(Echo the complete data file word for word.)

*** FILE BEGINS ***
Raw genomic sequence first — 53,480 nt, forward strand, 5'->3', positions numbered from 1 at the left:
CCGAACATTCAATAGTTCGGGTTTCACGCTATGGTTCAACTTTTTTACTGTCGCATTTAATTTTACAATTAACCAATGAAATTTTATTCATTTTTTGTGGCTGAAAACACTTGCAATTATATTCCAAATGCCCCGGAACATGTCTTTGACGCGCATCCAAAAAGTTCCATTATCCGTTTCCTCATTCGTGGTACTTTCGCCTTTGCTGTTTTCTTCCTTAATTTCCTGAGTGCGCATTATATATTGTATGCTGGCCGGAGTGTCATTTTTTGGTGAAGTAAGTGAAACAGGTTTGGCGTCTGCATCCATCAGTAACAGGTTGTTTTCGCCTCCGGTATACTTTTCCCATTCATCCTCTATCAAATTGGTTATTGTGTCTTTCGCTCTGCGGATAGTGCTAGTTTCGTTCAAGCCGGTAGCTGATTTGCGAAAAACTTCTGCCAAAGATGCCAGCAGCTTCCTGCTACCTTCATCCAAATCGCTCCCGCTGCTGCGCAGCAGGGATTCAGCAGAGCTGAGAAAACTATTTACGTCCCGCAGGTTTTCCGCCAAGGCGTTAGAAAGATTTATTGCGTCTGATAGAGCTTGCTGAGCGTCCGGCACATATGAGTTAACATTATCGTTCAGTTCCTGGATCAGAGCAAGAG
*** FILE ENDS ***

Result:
Raw genomic sequence first — 53,480 nt, forward strand, 5'->3', positions numbered from 1 at the left:
CCGAACATTCAATAGTTCGGGTTTCACGCTATGGTTCAACTTTTTTACTGTCGCATTTAATTTTACAATTAACCAATGAAATTTTATTCATTTTTTGTGGCTGAAAACACTTGCAATTATATTCCAAATGCCCCGGAACATGTCTTTGACGCGCATCCAAAAAGTTCCATTATCCGTTTCCTCATTCGTGGTACTTTCGCCTTTGCTGTTTTCTTCCTTAATTTCCTGAGTGCGCATTATATATTGTATGCTGGCCGGAGTGTCATTTTTTGGTGAAGTAAGTGAAACAGGTTTGGCGTCTGCATCCATCAGTAACAGGTTGTTTTCGCCTCCGGTATACTTTTCCCATTCATCCTCTATCAAATTGGTTATTGTGTCTTTCGCTCTGCGGATAGTGCTAGTTTCGTTCAAGCCGGTAGCTGATTTGCGAAAAACTTCTGCCAAAGATGCCAGCAGCTTCCTGCTACCTTCATCCAAATCGCTCCCGCTGCTGCGCAGCAGGGATTCAGCAGAGCTGAGAAAACTATTTACGTCCCGCAGGTTTTCCGCCAAGGCGTTAGAAAGATTTATTGCGTCTGATAGAGCTTGCTGAGCGTCCGGCACATATGAGTTAACATTATCGTTCAGTTCCTGGATCAGAGCAAGAG